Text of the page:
- The name of the messaging server or messaging client that submitted the message.
- The IP address of the source or destination server running Microsoft Exchange.
- The name of the destination server.
- The message event type.
- An internal message identifier assigned by the Exchange server processing the message.
- A message ID found in the message header.
- Recipient address(es).
- The size of the message.
- The number of recipients receiving the message.
- The message subject.
- The sender address.
The message metadata is recorded in the tracking logs and persists until the log is overwritten, even if the actual e-mail message itself has been deleted, removed from the deleted items folder, and subsequently cleared from the Exchange Dumpster. (The Dumpster functions somewhat like the better-known Recycle Bin, and is described more fully below.) By default the logging period is 30 days but an administrator may set the period to a length of time more suited to specific business needs. Acceptable logging periods currently range from zero to 24,855 days.
Microsoft Exchange log files are written with a *.log extension but structurally are comma separated (CSV) text files. The files can be imported into a number of applications for review, parsed using third party tools, or as suggested here, analyzed using Microsoft’s Log-Parser Utility.(3)
Background and Forensic Need
While message tracking is intended for an Exchange administrator’s use for such things as collecting information about message flow, or gathering statistical information such as the number of messages sent or received, the message metadata contained in the logs can also be mined for forensic examination purposes.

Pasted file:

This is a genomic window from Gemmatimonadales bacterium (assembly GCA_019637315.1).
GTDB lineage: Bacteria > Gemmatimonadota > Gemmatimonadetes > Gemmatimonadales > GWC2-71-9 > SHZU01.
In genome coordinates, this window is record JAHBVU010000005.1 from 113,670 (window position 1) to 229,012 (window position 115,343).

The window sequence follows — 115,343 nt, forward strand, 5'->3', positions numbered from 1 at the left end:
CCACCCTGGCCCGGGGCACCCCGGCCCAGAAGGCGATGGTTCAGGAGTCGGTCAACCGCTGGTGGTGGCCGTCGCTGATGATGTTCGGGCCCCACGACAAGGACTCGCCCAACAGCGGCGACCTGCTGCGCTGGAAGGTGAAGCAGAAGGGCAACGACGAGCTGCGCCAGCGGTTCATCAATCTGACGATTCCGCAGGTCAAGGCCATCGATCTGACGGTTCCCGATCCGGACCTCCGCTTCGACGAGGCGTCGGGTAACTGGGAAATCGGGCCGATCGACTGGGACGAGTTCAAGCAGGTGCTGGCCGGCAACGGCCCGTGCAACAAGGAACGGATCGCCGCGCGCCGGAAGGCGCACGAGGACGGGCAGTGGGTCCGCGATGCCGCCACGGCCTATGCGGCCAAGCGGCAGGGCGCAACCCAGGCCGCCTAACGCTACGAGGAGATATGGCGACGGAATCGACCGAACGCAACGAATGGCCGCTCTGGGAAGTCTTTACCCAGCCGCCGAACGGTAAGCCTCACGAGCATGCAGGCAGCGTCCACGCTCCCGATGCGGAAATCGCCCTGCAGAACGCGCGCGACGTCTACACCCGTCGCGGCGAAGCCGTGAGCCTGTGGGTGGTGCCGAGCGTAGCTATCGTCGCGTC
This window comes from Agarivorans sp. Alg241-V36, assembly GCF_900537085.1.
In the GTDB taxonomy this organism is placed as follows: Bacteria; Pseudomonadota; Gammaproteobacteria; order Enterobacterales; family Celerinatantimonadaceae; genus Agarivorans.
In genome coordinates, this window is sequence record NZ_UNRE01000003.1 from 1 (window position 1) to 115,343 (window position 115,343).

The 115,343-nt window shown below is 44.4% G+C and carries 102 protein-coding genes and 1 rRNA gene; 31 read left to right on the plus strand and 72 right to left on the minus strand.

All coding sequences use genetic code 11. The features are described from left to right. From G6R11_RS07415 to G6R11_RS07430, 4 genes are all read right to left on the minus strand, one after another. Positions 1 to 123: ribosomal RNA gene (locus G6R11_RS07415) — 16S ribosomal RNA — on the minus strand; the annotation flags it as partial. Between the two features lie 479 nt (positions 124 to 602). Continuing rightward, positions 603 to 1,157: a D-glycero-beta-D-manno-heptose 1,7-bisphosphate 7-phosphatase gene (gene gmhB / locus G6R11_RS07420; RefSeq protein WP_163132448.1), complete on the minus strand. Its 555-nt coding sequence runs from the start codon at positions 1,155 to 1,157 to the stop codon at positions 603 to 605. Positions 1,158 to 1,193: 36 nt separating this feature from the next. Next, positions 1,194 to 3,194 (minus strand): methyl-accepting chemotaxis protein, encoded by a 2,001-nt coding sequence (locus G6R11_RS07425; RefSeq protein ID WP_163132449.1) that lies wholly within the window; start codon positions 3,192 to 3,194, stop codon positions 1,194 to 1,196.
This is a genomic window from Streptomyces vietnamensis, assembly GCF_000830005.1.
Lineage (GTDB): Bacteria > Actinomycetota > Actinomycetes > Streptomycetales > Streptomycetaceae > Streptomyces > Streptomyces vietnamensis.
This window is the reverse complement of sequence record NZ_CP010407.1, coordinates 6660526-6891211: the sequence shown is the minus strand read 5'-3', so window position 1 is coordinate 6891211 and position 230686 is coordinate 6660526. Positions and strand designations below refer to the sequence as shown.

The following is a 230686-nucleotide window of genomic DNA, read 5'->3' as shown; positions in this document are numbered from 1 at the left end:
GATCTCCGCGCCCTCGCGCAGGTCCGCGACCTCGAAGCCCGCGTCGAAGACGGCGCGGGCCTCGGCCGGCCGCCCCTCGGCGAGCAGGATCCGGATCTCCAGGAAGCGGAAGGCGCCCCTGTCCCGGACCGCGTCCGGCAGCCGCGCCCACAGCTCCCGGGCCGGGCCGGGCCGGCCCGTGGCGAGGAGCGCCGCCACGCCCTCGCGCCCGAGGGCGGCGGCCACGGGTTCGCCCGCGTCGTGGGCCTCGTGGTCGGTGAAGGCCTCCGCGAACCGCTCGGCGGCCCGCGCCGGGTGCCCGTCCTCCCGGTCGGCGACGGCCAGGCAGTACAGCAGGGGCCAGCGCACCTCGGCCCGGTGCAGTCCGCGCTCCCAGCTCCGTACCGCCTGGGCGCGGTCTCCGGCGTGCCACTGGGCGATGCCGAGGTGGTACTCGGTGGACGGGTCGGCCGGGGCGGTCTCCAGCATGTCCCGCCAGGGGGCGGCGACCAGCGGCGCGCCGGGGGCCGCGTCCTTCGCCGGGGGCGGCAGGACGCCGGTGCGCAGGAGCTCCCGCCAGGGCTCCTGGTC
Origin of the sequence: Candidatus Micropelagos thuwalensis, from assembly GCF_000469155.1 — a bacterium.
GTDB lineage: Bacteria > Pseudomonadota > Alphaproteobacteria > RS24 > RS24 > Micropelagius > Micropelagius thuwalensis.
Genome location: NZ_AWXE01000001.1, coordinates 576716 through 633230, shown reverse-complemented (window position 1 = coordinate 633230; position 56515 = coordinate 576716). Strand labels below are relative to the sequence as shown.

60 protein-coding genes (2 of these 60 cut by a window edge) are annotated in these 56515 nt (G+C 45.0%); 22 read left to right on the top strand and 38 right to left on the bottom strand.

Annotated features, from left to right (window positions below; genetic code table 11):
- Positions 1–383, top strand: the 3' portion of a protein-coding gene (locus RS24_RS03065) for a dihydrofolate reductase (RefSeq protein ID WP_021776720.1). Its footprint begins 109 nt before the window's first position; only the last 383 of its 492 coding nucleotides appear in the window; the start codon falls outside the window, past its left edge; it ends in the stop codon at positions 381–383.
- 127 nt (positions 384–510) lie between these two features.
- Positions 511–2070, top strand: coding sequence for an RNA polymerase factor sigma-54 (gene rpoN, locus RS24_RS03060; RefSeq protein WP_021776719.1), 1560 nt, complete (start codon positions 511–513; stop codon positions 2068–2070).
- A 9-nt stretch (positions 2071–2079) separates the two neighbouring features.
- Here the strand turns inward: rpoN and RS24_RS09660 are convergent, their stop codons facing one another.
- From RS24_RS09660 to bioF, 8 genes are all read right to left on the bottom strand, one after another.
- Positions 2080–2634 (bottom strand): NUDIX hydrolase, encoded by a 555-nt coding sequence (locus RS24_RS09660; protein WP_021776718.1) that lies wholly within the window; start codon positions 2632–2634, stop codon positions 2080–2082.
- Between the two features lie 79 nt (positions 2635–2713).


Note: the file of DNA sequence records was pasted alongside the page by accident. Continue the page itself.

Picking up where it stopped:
Consider a scenario where suspicion arises that an individual or group of individuals is transmitting proprietary information to a competitor or an employee is e-mailing company information to a personal e-mail account. There are numerous instances where knowledge of what messages are being sent or received and when they are being sent or received, regardless of message content, might be of value.
A need may arise, for example, to know the top 10 persons with whom an individual communicates, as a basis for discerning which other employees or individuals are involved with an event. Examination of message tracking logs might provide or supplement information relevant to such questions.
Questions relative to subject content or dates and times of communications might be of interest. Tracking log message metadata might also provide insight into correspondence being sent from an employee to a competitor. Reviewing the metadata information captured by the tracking logs can identify valuable information about message traffic for further examination.
It is important to note, however, that the extent of the information available is contingent on
- if logging is enabled;
- when the event of interest occurred with respect to the retention time of the logs; and
- whether the person of interest utilized the company’s Exchange server as the means of communication. Nevertheless, examination of message tracking logs should not be overlooked as a potential source of information.
The logging process documents information being sent or received by an Exchange server. In a large organization with multiple Exchange servers, it might be necessary to collect the logs from all of the servers in order to fully understand the message flow.